Living Norway P Honsefuglportalen

Hønsefuglportalen: Common e-infrastructure, field protocols and coordination of tetraonid line transect sampling in Norway

These data are collected as part of an ongoing line transect survey program targeting tetraonids (gamebirds of subfamily Tetraoninae), in particular willow ptarmigan (Lagopus lagopus).

Study area

The project “Hønsefuglportalen” is covering relevant ecosystems across mainland Norway, and currently line transect surveys are carried out in 15 counties and more than 80 municipalities. Total effort recorded in 2017 was more than 7500km of line transect surveys, with more than 30.000 ptarmigans (willow and rock ptarmigan) recorded along the transect lines. Most of the surveys are carried out in willow ptarmigan habitat (i.e. sub-alpine birch forest habitat), but forest grouse and rock ptarmigan habitat are also surveyed to a lesser extent.


Hønsefuglportalen was launched in 2013 to 1) coordinate local and regional tetraonid line transect survey initiatives to ensure implementation of common field protocols, analytical approaches and study designs, 2) to provide common e-infrastructure for data management and curation, 3) serve as a meeting point for further improvements of the line transect survey program as well as to provide a common meeting place for researchers and natural resource managers. Currently, field protocols are standardized among all participants of the program, and the parties are working to ensure all field workers have gone through adequate training programs. However, Hønsefuglportalen is facilitating collaboration among local and regional programs and was not initially designed as national monitoring program for grouse species. Thus, both effort and study design (in terms of line length and placement) may vary among study sites and regions. In addition, this resulted in considerable changes in local and regional study designs across the monitoring period. In general, Hønsefuglportalen (and the associated activities) could be regarded a structured citizen science program, intermediate to an unstructured citizen science program and a regular monitoring program. The main motivation for establishing the local and regional line transect survey programs was to obtain updated information about trends in abundance, in relation to harvest management. Later, including data collection of other main drivers of tetraonid dynamics (such as small rodents) along the transect lines have expanded the range of ecological questions that could be addressed with these data. The data from the program has formed the basis of a range of student theses and scientific papers.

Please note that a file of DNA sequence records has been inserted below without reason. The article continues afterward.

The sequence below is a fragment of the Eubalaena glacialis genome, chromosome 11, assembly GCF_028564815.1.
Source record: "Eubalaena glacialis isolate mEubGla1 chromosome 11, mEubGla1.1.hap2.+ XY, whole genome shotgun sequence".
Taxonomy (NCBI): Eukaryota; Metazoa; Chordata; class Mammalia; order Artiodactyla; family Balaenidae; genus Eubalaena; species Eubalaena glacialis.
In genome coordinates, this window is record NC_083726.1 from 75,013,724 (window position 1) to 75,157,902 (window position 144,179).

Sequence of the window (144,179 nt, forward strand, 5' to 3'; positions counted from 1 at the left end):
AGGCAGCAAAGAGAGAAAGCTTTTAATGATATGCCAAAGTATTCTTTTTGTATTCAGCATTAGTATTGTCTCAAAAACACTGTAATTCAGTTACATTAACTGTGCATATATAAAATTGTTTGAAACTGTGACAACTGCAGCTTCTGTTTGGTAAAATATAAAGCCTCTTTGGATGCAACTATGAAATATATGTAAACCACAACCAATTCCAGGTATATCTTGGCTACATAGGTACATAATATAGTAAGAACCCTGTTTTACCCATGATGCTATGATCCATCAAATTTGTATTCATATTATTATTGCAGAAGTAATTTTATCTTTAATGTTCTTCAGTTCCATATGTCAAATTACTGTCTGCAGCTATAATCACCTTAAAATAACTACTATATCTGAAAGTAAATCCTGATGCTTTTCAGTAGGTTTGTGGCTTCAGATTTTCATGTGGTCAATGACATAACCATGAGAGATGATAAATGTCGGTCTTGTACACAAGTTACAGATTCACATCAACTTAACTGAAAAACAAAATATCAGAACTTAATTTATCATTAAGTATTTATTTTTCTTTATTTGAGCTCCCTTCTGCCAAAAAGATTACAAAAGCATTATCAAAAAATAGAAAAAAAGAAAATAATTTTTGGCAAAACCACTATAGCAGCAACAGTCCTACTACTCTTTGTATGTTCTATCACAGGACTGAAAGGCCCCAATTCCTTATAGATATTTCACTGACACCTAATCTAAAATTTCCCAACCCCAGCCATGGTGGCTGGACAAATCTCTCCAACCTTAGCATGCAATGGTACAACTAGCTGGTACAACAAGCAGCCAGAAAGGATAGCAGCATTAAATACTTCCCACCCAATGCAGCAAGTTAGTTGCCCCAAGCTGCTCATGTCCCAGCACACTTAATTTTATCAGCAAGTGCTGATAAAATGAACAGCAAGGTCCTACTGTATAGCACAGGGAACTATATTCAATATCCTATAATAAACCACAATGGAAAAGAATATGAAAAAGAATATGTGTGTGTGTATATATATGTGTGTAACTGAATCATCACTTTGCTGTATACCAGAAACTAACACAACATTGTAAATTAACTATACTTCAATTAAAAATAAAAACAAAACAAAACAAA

The program has been funded by several sources, following annual or multiyear contracts. In general, the landowners carries all the cost related to organization and actual performance of field work. In addition, the Environmental Agency of Norway ( have supported the work through a series of contracts to NINA since 2012. In addition, involved landowners are funding parts of the operating costs associated with running the infrastructure. Involved research institutions are using strategic funding to support the program.

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Data Collections

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